I liked this post and so may you. An interesting analysis of our modern ‘communication’ pathways.
Sunday’s walk definitely came into the talking category. i had been trying to arrange a trip with friends up to White Hill, in the heart of the Bowland Hills, whilst the dry weather lasted but had been frustrated by a few wet weekends. There is no point going up there in bad weather with no views. I can be flexible with the days to fit the forecast but my friends, having to work because of the dour pensions situation, can’t.
So plan B was devised to do a low level walk easily accessible to us all. Even so we cancelled the Saturday because of heavy rain – glad we did. Sunday dawned dull but an arranged leisurely [10.30 AM] meet at East Marton seemed perfect as the day improved and blue sky appeared.
The usual suspects were involved. A the salesman. D the adviser. H the pieman. J the navigator [unfortunately me]. B the rock man never appeared.
D H and J assembled at the rendezvous at the appointed time. No sign of the usually punctual A. The call came through – he had turned right instead of left and ended up on the far side of Skipton. Being benevolent we waited for him to reappear, at speed, along the A 59. No mercy was spared on the comments on his navigational deficiencies.
A “raggle-taggle, beggarly crew” set off along the road to pick up our first bridleway. As this led off the main road there was obviously a problem with those people who, mistakenly, rely on their ‘sat-navs’
I dread to think what happens if you drive your HGV down this bridleway. It leads into the undulating back country on the edge of the Yorkshire Dales. This area was a blast from the past for me as I spent many childhood holidays with my cousins on a farm, Stainton House, not half a mile from here. Great memories of a carefree time. The views today, despite our moderate elevation, were wide ranging… the Three Peaks, the Bowland hills, Pendle, Weets Hill and the Craven Fells… we seemed to be in the centre of them. By now the banter was in full swing and we were catching up on our relevant illnesses and life crises. So minor details such as finding the correct path away from the delightful Ingthorpe Grange were ignored.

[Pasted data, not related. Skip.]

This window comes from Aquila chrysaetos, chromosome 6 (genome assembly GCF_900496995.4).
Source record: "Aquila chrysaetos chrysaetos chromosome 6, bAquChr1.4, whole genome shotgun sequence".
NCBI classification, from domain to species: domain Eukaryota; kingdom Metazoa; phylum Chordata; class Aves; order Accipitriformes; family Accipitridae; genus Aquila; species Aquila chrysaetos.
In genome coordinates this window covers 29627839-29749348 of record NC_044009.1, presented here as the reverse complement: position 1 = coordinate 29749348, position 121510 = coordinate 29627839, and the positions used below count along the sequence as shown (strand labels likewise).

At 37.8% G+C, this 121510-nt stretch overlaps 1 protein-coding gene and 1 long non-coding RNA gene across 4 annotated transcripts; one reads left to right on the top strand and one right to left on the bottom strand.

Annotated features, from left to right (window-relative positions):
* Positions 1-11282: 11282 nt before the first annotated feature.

Only much later did we realise our [or my, the navigator! ] mistakes. Actually not that much later – we had only gone about a mile and a half – mainly at right angles to our intended route. It was however ‘easy’ to cut up a field to a road in our direction – unfortunately there was a major problem as this was blocked further on by engineering works.
Some barbed wire walking got us through and we bypassed the grounds of Gledstone Hall to reach a road at a known point. One of the problems was trying to navigate using a 1:50,000 map, 1:25,000 are almost essential for this type of rural walking. It must also be said that there was a distinct lack of FP signing in this whole estate area but our lack of concentration due to chatting was the main problem.
Now on farm lanes we made better progress but with less than a third of the walk completed it was unanimously decided to stop for lunch, it was well past mid-day. H the pieman had the best sandwiches. D the adviser was rather gloomy about interest rates. A the salesman had no luck. J the navigator kept quiet in view of his mistakes so far. Shame B the rock man wasn’t present to explain what we were sitting on. We enjoyed the stroll through the hidden hamlet of Horton with its lovely spruced up stone properties.